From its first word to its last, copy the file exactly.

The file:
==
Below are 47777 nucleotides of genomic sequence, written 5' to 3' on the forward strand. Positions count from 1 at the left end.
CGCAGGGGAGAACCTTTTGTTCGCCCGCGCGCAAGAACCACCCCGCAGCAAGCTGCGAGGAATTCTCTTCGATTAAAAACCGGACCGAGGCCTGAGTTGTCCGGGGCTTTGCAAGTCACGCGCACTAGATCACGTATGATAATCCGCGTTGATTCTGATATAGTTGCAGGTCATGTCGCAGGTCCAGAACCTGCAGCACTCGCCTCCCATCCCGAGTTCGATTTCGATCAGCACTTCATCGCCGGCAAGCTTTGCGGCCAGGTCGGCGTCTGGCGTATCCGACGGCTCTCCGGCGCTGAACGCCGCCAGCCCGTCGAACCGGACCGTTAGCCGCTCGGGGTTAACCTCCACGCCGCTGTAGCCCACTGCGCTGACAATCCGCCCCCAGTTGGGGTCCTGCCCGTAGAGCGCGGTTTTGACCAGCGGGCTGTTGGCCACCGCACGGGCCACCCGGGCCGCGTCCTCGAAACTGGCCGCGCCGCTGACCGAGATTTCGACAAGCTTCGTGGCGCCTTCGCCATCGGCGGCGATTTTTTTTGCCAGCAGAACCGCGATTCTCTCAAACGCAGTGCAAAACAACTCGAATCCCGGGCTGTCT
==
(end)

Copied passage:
Below are 47777 nucleotides of genomic sequence, written 5' to 3' on the forward strand. Positions count from 1 at the left end.
CGCAGGGGAGAACCTTTTGTTCGCCCGCGCGCAAGAACCACCCCGCAGCAAGCTGCGAGGAATTCTCTTCGATTAAAAACCGGACCGAGGCCTGAGTTGTCCGGGGCTTTGCAAGTCACGCGCACTAGATCACGTATGATAATCCGCGTTGATTCTGATATAGTTGCAGGTCATGTCGCAGGTCCAGAACCTGCAGCACTCGCCTCCCATCCCGAGTTCGATTTCGATCAGCACTTCATCGCCGGCAAGCTTTGCGGCCAGGTCGGCGTCTGGCGTATCCGACGGCTCTCCGGCGCTGAACGCCGCCAGCCCGTCGAACCGGACCGTTAGCCGCTCGGGGTTAACCTCCACGCCGCTGTAGCCCACTGCGCTGACAATCCGCCCCCAGTTGGGGTCCTGCCCGTAGAGCGCGGTTTTGACCAGCGGGCTGTTGGCCACCGCACGGGCCACCCGGGCCGCGTCCTCGAAACTGGCCGCGCCGCTGACCGAGATTTCGACAAGCTTCGTGGCGCCTTCGCCATCGGCGGCGATTTTTTTTGCCAGCAGAACCGCGATTCTCTCAAACGCAGTGCAAAACAACTCGAATCCCGGGCTGTCT